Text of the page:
This queer Muslim couple got married before Trump's inauguration to protect their family's rights


Laila Nur and Saba Taj are sending a powerful message of love — well, quite literally. They got married.

Nur, 29, and Taj, 30, who both identify as queer Muslims of color, exchanged their vows on Jan. 13 at a courthouse in Durham, North Carolina. The location and timing of their marriage is as significant as their direct and compelling message: They exist. They are valuable. They are loved. 

Their home state of North Carolina has been a battleground for LGBTQ rights. The most recent example is the infamous House Bill 2, which, among other discriminatory actions, said transgender people could only use bathrooms that corresponded with the gender they were assigned at birth.

With the historically homophobic Mike Pence as President Donald Trump's vice president and a Cabinet full of noted xenophobes and misogynists, Taj and Nur knew they had to get married before Trump assumed office. As an act of resistance, Nur and Taj gathered all the proper documentation for their marriage license.

"We decided to get those [marriage license] papers in order to be able to be there for each other in the future, in order to ensure that we could both be legally recognized as parents if we decide to become parents again. So that we can have more options for health care in case the Affordable Care Act is overturned," Taj told Mic in an email.

The couple didn't initially plan to get married due to their views of marriage as a "heteronormative practice rooted in a capitalist system," according to Taj. But after Trump's election, the couple didn't want to lose the little time they have left to become better prepared for what is yet to come in Trump's America.

"The reality of health care, reproductive rights and our civil rights being at risk really sunk in," Taj said. "Gay marriage has been legal in North Carolina for a very short time, and just like so many of us were caught off guard by Trump's win, we didn't want to be caught off guard again in case this right was stripped from us. "

Nur, an independent musician and community organizer, first met Taj, a visual artist and activist, in the fall of 2014 when they were performing and showing their work at a black-centered art exhibit. Nur said they were struggling with their Muslim identity and was captivated by Taj's artwork that centered Muslim women.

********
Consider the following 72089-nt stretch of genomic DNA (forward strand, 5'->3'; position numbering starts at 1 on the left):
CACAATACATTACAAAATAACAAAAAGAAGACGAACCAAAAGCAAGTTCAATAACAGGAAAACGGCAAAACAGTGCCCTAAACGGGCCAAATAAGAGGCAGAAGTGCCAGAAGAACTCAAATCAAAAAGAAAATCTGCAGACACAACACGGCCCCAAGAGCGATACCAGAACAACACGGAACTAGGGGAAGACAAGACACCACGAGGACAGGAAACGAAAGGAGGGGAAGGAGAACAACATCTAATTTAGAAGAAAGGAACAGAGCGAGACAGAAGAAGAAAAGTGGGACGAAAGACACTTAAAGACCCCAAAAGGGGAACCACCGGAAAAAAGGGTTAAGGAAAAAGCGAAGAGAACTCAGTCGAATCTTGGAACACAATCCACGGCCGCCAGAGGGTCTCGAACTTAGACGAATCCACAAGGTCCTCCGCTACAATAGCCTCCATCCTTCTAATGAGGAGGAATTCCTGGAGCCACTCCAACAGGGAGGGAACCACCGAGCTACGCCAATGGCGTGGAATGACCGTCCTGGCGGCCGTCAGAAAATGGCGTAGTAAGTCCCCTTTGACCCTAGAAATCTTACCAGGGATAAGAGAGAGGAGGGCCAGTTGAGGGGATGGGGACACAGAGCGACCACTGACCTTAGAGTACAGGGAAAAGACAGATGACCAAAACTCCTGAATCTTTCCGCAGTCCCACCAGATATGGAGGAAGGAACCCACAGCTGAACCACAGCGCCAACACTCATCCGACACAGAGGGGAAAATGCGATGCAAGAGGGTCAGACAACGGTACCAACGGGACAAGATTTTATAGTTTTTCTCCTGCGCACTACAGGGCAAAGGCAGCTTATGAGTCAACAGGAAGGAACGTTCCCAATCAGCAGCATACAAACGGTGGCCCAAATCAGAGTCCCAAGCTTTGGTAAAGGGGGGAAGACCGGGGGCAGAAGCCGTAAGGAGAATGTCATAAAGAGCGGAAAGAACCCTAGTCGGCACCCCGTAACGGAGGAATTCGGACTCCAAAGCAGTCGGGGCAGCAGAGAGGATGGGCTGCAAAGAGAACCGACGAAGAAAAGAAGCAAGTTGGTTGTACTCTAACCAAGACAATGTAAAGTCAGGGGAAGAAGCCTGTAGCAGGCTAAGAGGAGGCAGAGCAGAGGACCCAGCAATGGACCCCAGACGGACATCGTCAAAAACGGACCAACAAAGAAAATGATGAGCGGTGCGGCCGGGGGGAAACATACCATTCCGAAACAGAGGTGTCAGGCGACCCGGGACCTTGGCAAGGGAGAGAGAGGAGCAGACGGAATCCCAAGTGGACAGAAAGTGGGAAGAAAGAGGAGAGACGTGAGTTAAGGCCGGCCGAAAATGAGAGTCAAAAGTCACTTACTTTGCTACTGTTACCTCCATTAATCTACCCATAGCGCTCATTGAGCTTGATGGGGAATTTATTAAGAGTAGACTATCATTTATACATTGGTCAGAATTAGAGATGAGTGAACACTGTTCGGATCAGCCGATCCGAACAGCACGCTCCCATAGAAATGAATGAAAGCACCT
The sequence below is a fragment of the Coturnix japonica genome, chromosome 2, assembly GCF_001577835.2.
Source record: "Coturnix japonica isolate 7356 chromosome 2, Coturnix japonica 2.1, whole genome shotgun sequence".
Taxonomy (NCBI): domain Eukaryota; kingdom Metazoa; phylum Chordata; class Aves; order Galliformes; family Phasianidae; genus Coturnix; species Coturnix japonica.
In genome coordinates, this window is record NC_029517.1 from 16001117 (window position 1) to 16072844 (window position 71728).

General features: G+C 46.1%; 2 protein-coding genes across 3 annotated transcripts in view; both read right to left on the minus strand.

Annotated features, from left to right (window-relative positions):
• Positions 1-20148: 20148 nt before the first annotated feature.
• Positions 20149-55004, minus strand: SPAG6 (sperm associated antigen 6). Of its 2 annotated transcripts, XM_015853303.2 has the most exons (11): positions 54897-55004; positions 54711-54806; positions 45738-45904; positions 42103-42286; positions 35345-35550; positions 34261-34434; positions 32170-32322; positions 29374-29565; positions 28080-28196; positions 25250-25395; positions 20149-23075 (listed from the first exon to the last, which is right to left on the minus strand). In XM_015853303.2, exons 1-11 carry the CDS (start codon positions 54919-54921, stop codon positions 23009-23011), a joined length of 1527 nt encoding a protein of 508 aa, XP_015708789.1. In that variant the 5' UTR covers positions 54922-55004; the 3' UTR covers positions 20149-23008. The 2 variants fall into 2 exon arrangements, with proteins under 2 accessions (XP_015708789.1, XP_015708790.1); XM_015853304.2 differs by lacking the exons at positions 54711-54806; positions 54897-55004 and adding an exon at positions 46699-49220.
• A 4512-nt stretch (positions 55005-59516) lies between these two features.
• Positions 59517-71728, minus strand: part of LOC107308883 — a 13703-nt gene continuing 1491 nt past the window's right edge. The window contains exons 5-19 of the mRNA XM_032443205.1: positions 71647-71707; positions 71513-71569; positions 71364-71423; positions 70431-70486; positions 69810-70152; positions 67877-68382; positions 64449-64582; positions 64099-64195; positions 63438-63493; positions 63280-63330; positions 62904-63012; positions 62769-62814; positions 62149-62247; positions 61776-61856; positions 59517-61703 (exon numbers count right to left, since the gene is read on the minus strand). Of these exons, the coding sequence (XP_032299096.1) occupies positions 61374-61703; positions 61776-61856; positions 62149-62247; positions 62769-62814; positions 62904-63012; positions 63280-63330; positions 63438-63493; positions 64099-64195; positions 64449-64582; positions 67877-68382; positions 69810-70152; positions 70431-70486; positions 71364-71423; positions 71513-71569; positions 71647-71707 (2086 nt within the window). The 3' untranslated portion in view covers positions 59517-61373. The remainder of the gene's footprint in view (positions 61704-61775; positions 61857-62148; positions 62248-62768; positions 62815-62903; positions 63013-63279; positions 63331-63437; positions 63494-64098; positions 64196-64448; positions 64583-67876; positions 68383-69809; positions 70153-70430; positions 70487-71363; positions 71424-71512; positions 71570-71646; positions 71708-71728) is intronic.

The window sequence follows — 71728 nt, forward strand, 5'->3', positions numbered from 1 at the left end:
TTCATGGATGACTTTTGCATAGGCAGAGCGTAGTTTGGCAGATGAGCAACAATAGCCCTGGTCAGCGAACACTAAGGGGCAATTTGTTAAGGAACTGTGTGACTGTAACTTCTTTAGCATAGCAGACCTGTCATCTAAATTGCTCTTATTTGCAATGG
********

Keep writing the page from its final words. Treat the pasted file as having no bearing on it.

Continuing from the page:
"I was completely blown away by her work focused on Muslim women, especially because I was struggling with my Muslim identity then," Nur said. "I performed this song about my mother, called 'Umi,' which piqued her interests in my background. We were instantly inseparable."

Their legal marriage ceremony was intimate, with only four of their closest friends, or their "chosen family," accompanying them in the halls of the courthouse. But what they lacked in guests and extravagance, they more than made up for in love and simplicity.

"We got married in the courthouse of the city where we live, love, and resist," Taj said. "There's something really beautiful to me about simplicity, and this experience was simple and beautiful."

But now, as Trump is the 45th president, their love for each other, their families and communities will be channeled to resist the rising tide of white nationalism.

"America is facing the demons in the closet," Nur said. "The right-wing is unifying around their vision of a New Confederacy, what are we bringing to the table to fight that?"

Taj, with Nur's partnership, is ready to defy the obstacles expected to come their way.

"I am looking forward to the resistance," she said, noting how she's been connecting her art and activism to produce a medium of measurable change. "I am deeply dedicated to my city and state of North Carolina, and feel that it is possible to shift things here."

Their marriage, a symbol of a beautiful rebellion, is just their first way to resist.